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Running out of rupees, our Nepal budget

Posted by on July 24, 2013

When it comes to activities Nepal has it all, trekking, rafting, paragliding, bungee jumping the works, so after a couple of days planning our next 6 weeks we knew that we’d probably leave Nepal having spent more than we were hoping. After all, the activities we would be doing were at a fraction of the price to what you’d pay back home.

All daily prices below are for the 2 of us (for all the non mathematicians, if you want single cost- divide by 2!).

As a rule a bed in Nepal is pretty cheap, and even more so when trekking. Often when up the mountain, teahouses will offer you a free bed for the night in exchange that you will eat all your meals in the teahouse during your stay. So while this figure is pretty low, this isn’t a true representation as our food cost is overstated due to silly mountain food prices. Our average accommodation per day over our time in Nepal was 325 rupees (£2.36) with our most expensive room being in Kathmandu at 600 rupees (£4.34) for which you get a double bedroom with own toilet and hot shower, a real luxury!

As mentioned above, eating in the mountains is pretty expensive, and when you see sherpas carrying all the stock up you can appreciate why. With the Everest region being so high no crops can be grown after Namche Bazaar (Day 2 out of 20 of the trek) and everything has to be transported by sherpapower. While trekking, a Dal Bhat (rice, curry and veg) will cost between 450 and 600 rupees (£3.20 – £4.35) with 2 boiled eggs fetching around 250 rupees (£1.81). This may still sound pretty cheap but considering back in civilisation you can get a good main meal for less than 150 rupees (£1.08) the mountain food soon adds up, especially after a 10 hour trek.  Our average food spend per day was 1,805 rupees £13.08) our most expensive country so far mainly due to inflated mountain food.

Generally transport in Nepal is cheap, and is very comparable to India. For 600 rupees (£4.34) you can get a bus from Kathmandu for 5/6 hours to most places in Nepal. One of our biggest costs in Nepal was getting ourselves to Lukla (to the start of our trek)where you have to fly from Kathmandu, the alternative is a 12 hour bus ride down dirt tracks followed by a 5 day up and down hike, not really what we were after either side of our 20 day Everest trek. The flights to Lukla are fixed at $140 per person each way, but after having our outward flight cancelled twice we had to get a helicopter to Lukla in order to stick to our schedule which was $200 per person, however the extra $60 each was definitely worth paying. Altogether to get to/from Lukla to start/finish our trek we paid 49,840 rupees (£361). Our average daily spend was 1,569 rupees (£11.37) the main cost being the above flight.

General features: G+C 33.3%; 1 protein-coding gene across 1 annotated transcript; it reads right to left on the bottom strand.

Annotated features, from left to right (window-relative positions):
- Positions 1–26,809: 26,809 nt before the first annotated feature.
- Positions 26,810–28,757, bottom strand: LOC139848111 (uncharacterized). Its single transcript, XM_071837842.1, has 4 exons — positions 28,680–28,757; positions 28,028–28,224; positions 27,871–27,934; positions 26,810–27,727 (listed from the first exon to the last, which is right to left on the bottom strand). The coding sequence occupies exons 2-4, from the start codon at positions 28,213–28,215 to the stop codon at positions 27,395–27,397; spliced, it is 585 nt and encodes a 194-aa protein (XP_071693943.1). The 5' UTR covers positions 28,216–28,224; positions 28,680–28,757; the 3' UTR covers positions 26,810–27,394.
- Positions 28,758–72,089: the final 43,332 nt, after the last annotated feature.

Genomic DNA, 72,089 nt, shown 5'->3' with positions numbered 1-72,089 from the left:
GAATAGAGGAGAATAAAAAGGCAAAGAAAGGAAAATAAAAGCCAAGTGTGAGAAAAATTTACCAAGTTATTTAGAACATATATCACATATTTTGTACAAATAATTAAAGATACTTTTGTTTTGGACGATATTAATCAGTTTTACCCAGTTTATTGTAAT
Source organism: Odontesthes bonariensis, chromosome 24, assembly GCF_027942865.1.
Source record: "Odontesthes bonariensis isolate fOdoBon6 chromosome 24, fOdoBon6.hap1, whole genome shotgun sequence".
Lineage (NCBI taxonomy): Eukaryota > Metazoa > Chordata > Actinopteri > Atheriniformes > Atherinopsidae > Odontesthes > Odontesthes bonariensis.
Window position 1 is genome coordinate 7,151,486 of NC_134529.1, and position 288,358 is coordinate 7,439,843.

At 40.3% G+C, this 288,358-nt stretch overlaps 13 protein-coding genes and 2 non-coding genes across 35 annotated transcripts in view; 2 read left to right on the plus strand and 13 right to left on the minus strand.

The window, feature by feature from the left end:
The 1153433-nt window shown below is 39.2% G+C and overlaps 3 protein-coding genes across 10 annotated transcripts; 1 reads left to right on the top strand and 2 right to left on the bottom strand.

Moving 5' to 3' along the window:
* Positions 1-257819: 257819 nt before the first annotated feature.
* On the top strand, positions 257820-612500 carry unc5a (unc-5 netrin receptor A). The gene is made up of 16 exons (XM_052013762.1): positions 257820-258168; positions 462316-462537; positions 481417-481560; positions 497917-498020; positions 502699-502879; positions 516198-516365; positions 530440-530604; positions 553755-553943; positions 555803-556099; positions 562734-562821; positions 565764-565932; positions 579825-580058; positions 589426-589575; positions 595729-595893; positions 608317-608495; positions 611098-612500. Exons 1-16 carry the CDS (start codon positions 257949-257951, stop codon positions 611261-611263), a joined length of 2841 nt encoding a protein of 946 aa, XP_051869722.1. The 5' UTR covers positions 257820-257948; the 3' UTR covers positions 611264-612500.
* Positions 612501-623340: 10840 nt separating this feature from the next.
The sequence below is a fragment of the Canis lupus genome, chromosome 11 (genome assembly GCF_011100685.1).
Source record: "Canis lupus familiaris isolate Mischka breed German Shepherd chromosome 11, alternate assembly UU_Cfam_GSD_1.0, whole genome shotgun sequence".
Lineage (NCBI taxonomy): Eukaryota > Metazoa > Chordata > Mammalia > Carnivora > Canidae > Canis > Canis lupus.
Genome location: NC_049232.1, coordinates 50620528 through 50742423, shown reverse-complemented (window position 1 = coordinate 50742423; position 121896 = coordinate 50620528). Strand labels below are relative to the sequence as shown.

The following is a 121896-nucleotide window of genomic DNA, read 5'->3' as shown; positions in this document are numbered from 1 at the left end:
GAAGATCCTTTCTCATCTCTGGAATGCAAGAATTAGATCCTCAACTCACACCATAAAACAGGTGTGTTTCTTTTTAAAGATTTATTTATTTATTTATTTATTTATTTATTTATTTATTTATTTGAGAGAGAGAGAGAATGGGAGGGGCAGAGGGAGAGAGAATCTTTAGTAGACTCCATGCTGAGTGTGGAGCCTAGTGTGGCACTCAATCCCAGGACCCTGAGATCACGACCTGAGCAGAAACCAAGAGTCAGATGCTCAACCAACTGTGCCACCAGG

It was good to reach a country with decent tasting beer, so while in Nepal we made up for lost time. Generally a  650ml bottle of beer will cost around 180 rupees (£1.30) more in a touristy bar/restaurant, and as much as 700 rupees (£5.07) if you want to sup one after a days trekking. Our average daily spend on beer was 714 rupees (£5.18)

Bottled water and soft drinks are pretty cheap in Nepal, a 1l bottle of water will cost around 20 rupees (£0.14) with a can of coke costing around 40 rupees (£0.29). However, again while trekking all drinks have to be carried up the mountain, so a bottle of water can cost around 200 rupees (£1.44), before trekking we bought iodine tablets which allowed us to collect water from streams/normal tap water, and purify ourselves saving us a fair amount of money. Our average daily spend on drinks was  421 rupees (£3.05).

This is where things get a little crazy, Nepal has so many activities to do, and we were determined to do all of it. Again, prices below are for both of us, some of our highest costs within these were:

Trekking guide for Everest (12 days until he got the can) – 31,320 rupees (£226.95)
Whitewater rafting – 8,000 rupees (£57.98)
Paragliding – 12,000 rupees (£86.96)
Bungee Jumping – 15,456 rupees (£112)
Chitwan Safari Guide hire/park fees – 6,300 rupees (£45.65)
Parcels posted home with souvenirs – 8,480 rupees (£61.45)

Our average daily miscellaneous spend was 3,603 rupees (£26.11)

So another month ticked off, and another dent in the bank balance, we’re happy with our time in Nepal doing everything we wanted ,and even though this may seem pretty high we’re 100% sure these activities will cost at least double when we get to places like Australia/New Zealand.  Our average daily spend for Nepal was 8,437 rupees (£61.13)

And for anyone interested in how much it would cost to hike for 20 days around the highest mountains in the world, we spent a total of 173,416 rupees (£1,256.64) which included all our flights, food, accommodation, sleeping bag hire, guide, and all other spend while up the mountain. 

One Response to Running out of rupees, our Nepal budget

  1. BigTP

    Love how this is now like an Affiliate site “Miss us and buy us a beer”. Brilliant!

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